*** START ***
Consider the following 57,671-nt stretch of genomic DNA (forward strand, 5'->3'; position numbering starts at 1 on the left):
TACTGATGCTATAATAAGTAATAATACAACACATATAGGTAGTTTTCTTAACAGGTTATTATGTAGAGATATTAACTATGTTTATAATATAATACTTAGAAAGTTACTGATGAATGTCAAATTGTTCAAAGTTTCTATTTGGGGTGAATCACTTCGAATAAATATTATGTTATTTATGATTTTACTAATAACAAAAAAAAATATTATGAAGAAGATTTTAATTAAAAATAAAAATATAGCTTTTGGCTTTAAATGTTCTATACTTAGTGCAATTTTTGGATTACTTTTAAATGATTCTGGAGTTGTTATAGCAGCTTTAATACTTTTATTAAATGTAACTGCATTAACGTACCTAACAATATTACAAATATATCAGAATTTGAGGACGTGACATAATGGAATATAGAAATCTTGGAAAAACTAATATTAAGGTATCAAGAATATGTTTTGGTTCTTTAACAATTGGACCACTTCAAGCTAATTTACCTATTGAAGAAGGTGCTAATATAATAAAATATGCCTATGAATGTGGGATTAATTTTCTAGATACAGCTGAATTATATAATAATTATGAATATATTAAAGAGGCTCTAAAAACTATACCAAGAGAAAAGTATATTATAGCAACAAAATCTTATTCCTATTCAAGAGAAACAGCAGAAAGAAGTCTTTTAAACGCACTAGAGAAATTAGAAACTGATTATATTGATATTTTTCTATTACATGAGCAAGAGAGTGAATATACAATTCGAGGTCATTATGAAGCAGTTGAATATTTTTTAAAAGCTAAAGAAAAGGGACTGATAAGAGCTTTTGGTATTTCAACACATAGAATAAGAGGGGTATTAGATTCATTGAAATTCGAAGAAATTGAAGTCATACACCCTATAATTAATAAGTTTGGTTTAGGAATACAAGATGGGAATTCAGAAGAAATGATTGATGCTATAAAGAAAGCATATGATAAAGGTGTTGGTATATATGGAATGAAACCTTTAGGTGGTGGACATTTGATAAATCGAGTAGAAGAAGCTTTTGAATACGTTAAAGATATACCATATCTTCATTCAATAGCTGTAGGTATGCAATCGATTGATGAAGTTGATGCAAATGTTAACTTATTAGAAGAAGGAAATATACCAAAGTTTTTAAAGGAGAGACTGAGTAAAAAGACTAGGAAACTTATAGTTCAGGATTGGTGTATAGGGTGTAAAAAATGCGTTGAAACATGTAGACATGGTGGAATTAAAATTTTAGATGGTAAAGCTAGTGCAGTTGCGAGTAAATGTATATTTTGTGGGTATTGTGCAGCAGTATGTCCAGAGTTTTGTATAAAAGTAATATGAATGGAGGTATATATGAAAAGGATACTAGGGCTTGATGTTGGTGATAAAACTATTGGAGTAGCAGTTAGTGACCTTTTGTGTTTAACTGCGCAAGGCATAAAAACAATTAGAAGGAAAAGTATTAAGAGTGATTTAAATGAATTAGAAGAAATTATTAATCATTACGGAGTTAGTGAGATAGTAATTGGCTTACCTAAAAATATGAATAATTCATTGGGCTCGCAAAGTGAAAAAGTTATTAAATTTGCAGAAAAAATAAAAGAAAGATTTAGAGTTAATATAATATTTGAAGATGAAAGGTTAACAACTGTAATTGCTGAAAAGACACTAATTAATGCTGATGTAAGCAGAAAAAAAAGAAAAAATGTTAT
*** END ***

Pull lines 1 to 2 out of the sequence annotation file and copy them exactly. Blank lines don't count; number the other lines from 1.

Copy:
Consider the following 57,671-nt stretch of genomic DNA (forward strand, 5'->3'; position numbering starts at 1 on the left):
TACTGATGCTATAATAAGTAATAATACAACACATATAGGTAGTTTTCTTAACAGGTTATTATGTAGAGATATTAACTATGTTTATAATATAATACTTAGAAAGTTACTGATGAATGTCAAATTGTTCAAAGTTTCTATTTGGGGTGAATCACTTCGAATAAATATTATGTTATTTATGATTTTACTAATAACAAAAAAAAATATTATGAAGAAGATTTTAATTAAAAATAAAAATATAGCTTTTGGCTTTAAATGTTCTATACTTAGTGCAATTTTTGGATTACTTTTAAATGATTCTGGAGTTGTTATAGCAGCTTTAATACTTTTATTAAATGTAACTGCATTAACGTACCTAACAATATTACAAATATATCAGAATTTGAGGACGTGACATAATGGAATATAGAAATCTTGGAAAAACTAATATTAAGGTATCAAGAATATGTTTTGGTTCTTTAACAATTGGACCACTTCAAGCTAATTTACCTATTGAAGAAGGTGCTAATATAATAAAATATGCCTATGAATGTGGGATTAATTTTCTAGATACAGCTGAATTATATAATAATTATGAATATATTAAAGAGGCTCTAAAAACTATACCAAGAGAAAAGTATATTATAGCAACAAAATCTTATTCCTATTCAAGAGAAACAGCAGAAAGAAGTCTTTTAAACGCACTAGAGAAATTAGAAACTGATTATATTGATATTTTTCTATTACATGAGCAAGAGAGTGAATATACAATTCGAGGTCATTATGAAGCAGTTGAATATTTTTTAAAAGCTAAAGAAAAGGGACTGATAAGAGCTTTTGGTATTTCAACACATAGAATAAGAGGGGTATTAGATTCATTGAAATTCGAAGAAATTGAAGTCATACACCCTATAATTAATAAGTTTGGTTTAGGAATACAAGATGGGAATTCAGAAGAAATGATTGATGCTATAAAGAAAGCATATGATAAAGGTGTTGGTATATATGGAATGAAACCTTTAGGTGGTGGACATTTGATAAATCGAGTAGAAGAAGCTTTTGAATACGTTAAAGATATACCATATCTTCATTCAATAGCTGTAGGTATGCAATCGATTGATGAAGTTGATGCAAATGTTAACTTATTAGAAGAAGGAAATATACCAAAGTTTTTAAAGGAGAGACTGAGTAAAAAGACTAGGAAACTTATAGTTCAGGATTGGTGTATAGGGTGTAAAAAATGCGTTGAAACATGTAGACATGGTGGAATTAAAATTTTAGATGGTAAAGCTAGTGCAGTTGCGAGTAAATGTATATTTTGTGGGTATTGTGCAGCAGTATGTCCAGAGTTTTGTATAAAAGTAATATGAATGGAGGTATATATGAAAAGGATACTAGGGCTTGATGTTGGTGATAAAACTATTGGAGTAGCAGTTAGTGACCTTTTGTGTTTAACTGCGCAAGGCATAAAAACAATTAGAAGGAAAAGTATTAAGAGTGATTTAAATGAATTAGAAGAAATTATTAATCATTACGGAGTTAGTGAGATAGTAATTGGCTTACCTAAAAATATGAATAATTCATTGGGCTCGCAAAGTGAAAAAGTTATTAAATTTGCAGAAAAAATAAAAGAAAGATTTAGAGTTAATATAATATTTGAAGATGAAAGGTTAACAACTGTAATTGCTGAAAAGACACTAATTAATGCTGATGTAAGCAGAAAAAAAAGAAAAAATGTTAT